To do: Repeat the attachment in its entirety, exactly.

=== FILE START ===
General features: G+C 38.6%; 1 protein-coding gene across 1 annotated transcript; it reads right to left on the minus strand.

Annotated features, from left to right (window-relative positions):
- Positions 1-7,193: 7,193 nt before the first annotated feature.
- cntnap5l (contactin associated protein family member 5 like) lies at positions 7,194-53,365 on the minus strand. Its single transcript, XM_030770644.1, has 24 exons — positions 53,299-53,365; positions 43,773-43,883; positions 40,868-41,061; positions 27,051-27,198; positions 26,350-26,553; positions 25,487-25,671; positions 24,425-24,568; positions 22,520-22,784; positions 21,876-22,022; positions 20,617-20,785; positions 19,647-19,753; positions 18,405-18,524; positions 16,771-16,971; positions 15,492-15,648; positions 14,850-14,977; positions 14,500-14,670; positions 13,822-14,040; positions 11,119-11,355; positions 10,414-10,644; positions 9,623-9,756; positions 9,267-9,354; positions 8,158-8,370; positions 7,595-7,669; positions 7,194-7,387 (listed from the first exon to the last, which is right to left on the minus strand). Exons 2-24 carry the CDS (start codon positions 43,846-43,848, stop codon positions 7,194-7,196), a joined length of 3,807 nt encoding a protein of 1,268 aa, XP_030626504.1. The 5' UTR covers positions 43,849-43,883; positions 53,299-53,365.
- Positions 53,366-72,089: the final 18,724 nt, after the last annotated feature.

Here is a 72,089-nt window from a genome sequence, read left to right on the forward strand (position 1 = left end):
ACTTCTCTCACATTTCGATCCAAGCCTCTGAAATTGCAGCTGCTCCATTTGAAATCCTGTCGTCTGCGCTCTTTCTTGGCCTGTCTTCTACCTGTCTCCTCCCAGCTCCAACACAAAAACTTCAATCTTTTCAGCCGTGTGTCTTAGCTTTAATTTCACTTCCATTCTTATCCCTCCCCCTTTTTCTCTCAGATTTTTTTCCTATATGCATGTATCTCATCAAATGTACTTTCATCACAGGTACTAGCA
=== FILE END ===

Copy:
General features: G+C 38.6%; 1 protein-coding gene across 1 annotated transcript; it reads right to left on the minus strand.

Annotated features, from left to right (window-relative positions):
- Positions 1-7,193: 7,193 nt before the first annotated feature.
- cntnap5l (contactin associated protein family member 5 like) lies at positions 7,194-53,365 on the minus strand. Its single transcript, XM_030770644.1, has 24 exons — positions 53,299-53,365; positions 43,773-43,883; positions 40,868-41,061; positions 27,051-27,198; positions 26,350-26,553; positions 25,487-25,671; positions 24,425-24,568; positions 22,520-22,784; positions 21,876-22,022; positions 20,617-20,785; positions 19,647-19,753; positions 18,405-18,524; positions 16,771-16,971; positions 15,492-15,648; positions 14,850-14,977; positions 14,500-14,670; positions 13,822-14,040; positions 11,119-11,355; positions 10,414-10,644; positions 9,623-9,756; positions 9,267-9,354; positions 8,158-8,370; positions 7,595-7,669; positions 7,194-7,387 (listed from the first exon to the last, which is right to left on the minus strand). Exons 2-24 carry the CDS (start codon positions 43,846-43,848, stop codon positions 7,194-7,196), a joined length of 3,807 nt encoding a protein of 1,268 aa, XP_030626504.1. The 5' UTR covers positions 43,849-43,883; positions 53,299-53,365.
- Positions 53,366-72,089: the final 18,724 nt, after the last annotated feature.

Here is a 72,089-nt window from a genome sequence, read left to right on the forward strand (position 1 = left end):
ACTTCTCTCACATTTCGATCCAAGCCTCTGAAATTGCAGCTGCTCCATTTGAAATCCTGTCGTCTGCGCTCTTTCTTGGCCTGTCTTCTACCTGTCTCCTCCCAGCTCCAACACAAAAACTTCAATCTTTTCAGCCGTGTGTCTTAGCTTTAATTTCACTTCCATTCTTATCCCTCCCCCTTTTTCTCTCAGATTTTTTTCCTATATGCATGTATCTCATCAAATGTACTTTCATCACAGGTACTAGCA